REASONS TO GO: Jamie Foxx is almost always entertaining.
REASONS TO STAY: There is nothing new or original here. It may be more sleep-inducing than sleep-preventing.
FAMILY VALUES: The violence can be pretty intense; there’s also plenty of profanity.
TRIVIAL PURSUIT: This is a remake of a French/Belgian film entitled Nuit Blanche (Sleepless Night). It is also Swiss director Baran bo Odar’s English language debut.
CRITICAL MASS: As of 3/12/17: Rotten Tomatoes: 19% positive reviews. Metacritic: 33/100.
COMPARISON SHOPPING: Training Day
FINAL RATING: 4/10
NEXT: Ella Brennan: Commanding the Table

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Blind Date (2007)


Blind Date

An uneasy romance.

(Variance Films) Stanley Tucci, Patricia Clarkson, Thijs Romer, Gerdy De Decker, Georgina Verbaan, Robin Holzhauer, Sarah Hyland, Peer Mascini. Directed by Stanley Tucci

A relationship is a fragile thing. It requires nurturing and growth in order to survive. Sometimes, events happen which put this fragile existence in jeopardy. In those instances, a couple has to be willing to go to extreme lengths to make things work.

Don (Tucci) owns a rundown bar (although it’s never specifically said, we assume it’s in Amsterdam) and periodically takes to the small stage to perform a desultory Vaudeville-like magic act, usually to be met with disinterest. People go to this bar to drink and maybe hook up; entertainment is not really on the minds of any of the barflies who frequent it.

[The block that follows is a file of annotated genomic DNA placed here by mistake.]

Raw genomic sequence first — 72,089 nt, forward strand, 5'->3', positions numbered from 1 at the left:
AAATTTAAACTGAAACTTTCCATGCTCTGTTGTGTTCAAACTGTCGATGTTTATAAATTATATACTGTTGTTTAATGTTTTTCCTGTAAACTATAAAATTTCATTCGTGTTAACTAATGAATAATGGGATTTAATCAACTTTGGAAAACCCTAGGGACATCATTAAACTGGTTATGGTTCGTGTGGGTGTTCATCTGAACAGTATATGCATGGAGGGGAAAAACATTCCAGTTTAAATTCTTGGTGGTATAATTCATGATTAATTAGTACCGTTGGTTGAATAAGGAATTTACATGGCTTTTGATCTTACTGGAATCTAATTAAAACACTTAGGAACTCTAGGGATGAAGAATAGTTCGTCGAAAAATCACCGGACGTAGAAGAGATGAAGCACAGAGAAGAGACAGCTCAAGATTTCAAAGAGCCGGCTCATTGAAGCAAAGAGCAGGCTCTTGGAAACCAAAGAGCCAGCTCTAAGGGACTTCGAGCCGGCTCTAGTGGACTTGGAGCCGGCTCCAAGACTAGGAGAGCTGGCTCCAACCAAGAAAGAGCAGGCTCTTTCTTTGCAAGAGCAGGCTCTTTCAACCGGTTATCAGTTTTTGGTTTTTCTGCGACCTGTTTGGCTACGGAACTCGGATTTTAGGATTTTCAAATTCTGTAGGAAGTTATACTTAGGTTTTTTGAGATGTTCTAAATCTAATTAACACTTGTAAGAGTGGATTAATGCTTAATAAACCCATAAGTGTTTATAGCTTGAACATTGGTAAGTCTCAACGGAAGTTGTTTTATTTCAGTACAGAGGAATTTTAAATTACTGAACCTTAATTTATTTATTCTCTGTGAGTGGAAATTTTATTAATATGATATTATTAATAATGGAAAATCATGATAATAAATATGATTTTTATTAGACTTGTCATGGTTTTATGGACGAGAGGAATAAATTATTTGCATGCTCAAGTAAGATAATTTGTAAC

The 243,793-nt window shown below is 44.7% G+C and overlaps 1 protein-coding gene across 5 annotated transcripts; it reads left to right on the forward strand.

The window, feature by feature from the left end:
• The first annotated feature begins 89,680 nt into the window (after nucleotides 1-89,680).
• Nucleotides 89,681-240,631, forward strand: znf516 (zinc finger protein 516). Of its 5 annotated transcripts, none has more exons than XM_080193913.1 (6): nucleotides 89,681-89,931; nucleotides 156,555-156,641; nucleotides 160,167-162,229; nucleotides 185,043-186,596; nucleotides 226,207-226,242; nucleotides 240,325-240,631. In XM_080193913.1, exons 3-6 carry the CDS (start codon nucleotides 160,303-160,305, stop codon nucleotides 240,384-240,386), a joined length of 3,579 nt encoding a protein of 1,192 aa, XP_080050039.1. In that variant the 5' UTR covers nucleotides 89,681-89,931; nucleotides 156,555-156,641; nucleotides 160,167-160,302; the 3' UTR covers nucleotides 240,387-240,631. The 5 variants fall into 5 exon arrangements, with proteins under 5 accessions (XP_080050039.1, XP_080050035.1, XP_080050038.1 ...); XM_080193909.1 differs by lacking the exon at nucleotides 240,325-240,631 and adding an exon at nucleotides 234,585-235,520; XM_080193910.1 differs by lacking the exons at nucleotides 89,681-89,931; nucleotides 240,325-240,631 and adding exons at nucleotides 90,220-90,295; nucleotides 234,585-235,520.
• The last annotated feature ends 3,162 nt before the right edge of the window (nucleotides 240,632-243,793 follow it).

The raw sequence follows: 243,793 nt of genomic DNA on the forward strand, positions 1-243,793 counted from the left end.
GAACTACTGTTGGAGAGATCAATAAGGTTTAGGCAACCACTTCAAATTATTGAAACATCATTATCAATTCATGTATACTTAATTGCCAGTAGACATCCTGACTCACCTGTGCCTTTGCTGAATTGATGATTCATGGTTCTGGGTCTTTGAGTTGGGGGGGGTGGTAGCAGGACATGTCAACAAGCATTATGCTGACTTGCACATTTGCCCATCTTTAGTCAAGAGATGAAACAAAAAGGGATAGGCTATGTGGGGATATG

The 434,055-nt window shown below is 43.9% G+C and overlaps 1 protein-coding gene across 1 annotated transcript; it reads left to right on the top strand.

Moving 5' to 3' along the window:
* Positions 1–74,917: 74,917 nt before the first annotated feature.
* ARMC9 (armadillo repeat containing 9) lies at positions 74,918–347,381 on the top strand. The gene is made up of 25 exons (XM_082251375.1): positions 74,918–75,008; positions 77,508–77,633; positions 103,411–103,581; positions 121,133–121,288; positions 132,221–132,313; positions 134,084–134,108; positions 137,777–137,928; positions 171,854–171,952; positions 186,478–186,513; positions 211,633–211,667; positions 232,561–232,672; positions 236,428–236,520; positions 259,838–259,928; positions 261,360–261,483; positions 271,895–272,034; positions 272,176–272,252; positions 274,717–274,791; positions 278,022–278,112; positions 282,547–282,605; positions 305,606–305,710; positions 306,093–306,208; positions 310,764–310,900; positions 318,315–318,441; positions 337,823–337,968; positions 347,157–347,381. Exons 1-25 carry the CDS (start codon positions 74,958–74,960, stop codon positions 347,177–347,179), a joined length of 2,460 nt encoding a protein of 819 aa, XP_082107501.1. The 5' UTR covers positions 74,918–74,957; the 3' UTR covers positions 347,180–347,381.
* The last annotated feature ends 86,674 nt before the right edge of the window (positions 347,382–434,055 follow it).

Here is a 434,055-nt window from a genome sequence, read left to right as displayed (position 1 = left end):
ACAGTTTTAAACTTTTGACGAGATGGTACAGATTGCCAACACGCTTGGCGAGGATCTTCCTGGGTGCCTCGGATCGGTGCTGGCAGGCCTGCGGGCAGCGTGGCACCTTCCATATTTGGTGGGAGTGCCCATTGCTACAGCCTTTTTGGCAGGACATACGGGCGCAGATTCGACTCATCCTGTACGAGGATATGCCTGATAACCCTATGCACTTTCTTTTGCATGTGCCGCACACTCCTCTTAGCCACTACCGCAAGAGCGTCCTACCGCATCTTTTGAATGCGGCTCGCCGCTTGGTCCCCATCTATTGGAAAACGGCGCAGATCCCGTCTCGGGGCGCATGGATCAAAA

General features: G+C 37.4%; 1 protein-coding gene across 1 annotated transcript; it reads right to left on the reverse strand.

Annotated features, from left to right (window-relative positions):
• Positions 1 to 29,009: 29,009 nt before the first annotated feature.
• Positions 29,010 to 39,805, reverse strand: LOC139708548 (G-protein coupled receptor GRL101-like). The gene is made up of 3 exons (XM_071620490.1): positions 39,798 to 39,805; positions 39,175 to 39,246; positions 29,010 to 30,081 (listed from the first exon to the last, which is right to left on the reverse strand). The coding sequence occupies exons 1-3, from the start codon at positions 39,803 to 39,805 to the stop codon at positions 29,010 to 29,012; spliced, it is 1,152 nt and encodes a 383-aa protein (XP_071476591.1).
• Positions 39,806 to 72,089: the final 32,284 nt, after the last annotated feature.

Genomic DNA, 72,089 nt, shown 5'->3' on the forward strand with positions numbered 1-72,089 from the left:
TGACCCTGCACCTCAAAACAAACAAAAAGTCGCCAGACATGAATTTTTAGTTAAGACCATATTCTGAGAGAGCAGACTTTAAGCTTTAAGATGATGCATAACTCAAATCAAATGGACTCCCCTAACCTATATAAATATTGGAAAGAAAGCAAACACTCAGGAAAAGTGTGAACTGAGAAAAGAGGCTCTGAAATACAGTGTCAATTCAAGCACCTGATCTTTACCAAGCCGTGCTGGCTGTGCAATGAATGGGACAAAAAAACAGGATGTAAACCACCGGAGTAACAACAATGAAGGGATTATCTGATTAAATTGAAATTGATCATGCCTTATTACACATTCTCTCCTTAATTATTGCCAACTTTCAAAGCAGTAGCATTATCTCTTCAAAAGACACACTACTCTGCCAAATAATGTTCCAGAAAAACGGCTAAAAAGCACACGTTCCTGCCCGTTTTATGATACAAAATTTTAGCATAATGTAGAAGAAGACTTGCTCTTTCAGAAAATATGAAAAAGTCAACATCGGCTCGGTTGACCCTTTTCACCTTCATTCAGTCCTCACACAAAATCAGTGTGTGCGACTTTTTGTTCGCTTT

He is married to Janna (Clarkson), someone he has spent much of his adult life with. The marriage is a lifeless one, it seems; they are trying to spice it up with a series of blind dates arranged through personal ads. In each date the two take on different personas, trying to find two that mesh well. However, reality intrudes on each date as their problems peek through the façade, causing each date to end badly, inevitably.

It’s a simple premise, and only two gifted actors could make this work. Tucci wrote and directed this movie based on a 1996 movie by the late Dutch director Theo van Gogh, who would be murdered by Muslim extremists in 2004 for making a film critical of Islam. Tucci has chosen to take that movie and strip it down to a bare frame, shooting on two sets over the course of seven days, utilizing many of van Gogh’s regular crew to do it.

The results are mixed. The movie at times has a stagey feel, like you’re watching the filmed version of a stage play. I get the distinct impression that Tucci as a director was deliberately going for that feel, and to be honest, I think that it makes some of the movie ring false. The powerful dialogue and plot might have been better served in a more natural setting, but that’s just me.